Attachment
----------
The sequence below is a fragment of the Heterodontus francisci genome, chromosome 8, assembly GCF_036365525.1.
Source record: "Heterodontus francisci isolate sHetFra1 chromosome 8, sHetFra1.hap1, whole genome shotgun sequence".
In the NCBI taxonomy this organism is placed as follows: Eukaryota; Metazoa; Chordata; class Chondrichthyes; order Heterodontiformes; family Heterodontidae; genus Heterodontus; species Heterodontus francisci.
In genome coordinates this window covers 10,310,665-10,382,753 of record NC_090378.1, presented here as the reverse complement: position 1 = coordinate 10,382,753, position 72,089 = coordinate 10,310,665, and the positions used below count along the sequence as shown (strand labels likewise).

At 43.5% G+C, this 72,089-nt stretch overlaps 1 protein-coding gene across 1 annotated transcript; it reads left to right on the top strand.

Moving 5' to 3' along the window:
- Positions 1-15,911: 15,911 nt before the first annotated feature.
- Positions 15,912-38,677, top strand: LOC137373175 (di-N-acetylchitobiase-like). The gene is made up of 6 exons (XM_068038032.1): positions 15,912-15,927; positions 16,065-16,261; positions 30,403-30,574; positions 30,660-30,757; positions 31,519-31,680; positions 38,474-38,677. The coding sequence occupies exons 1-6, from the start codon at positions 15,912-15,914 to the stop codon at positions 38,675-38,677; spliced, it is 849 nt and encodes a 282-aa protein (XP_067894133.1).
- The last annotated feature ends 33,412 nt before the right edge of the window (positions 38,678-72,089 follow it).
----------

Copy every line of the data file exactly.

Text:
The sequence below is a fragment of the Heterodontus francisci genome, chromosome 8, assembly GCF_036365525.1.
Source record: "Heterodontus francisci isolate sHetFra1 chromosome 8, sHetFra1.hap1, whole genome shotgun sequence".
In the NCBI taxonomy this organism is placed as follows: Eukaryota; Metazoa; Chordata; class Chondrichthyes; order Heterodontiformes; family Heterodontidae; genus Heterodontus; species Heterodontus francisci.
In genome coordinates this window covers 10,310,665-10,382,753 of record NC_090378.1, presented here as the reverse complement: position 1 = coordinate 10,382,753, position 72,089 = coordinate 10,310,665, and the positions used below count along the sequence as shown (strand labels likewise).

At 43.5% G+C, this 72,089-nt stretch overlaps 1 protein-coding gene across 1 annotated transcript; it reads left to right on the top strand.

Moving 5' to 3' along the window:
- Positions 1-15,911: 15,911 nt before the first annotated feature.
- Positions 15,912-38,677, top strand: LOC137373175 (di-N-acetylchitobiase-like). The gene is made up of 6 exons (XM_068038032.1): positions 15,912-15,927; positions 16,065-16,261; positions 30,403-30,574; positions 30,660-30,757; positions 31,519-31,680; positions 38,474-38,677. The coding sequence occupies exons 1-6, from the start codon at positions 15,912-15,914 to the stop codon at positions 38,675-38,677; spliced, it is 849 nt and encodes a 282-aa protein (XP_067894133.1).
- The last annotated feature ends 33,412 nt before the right edge of the window (positions 38,678-72,089 follow it).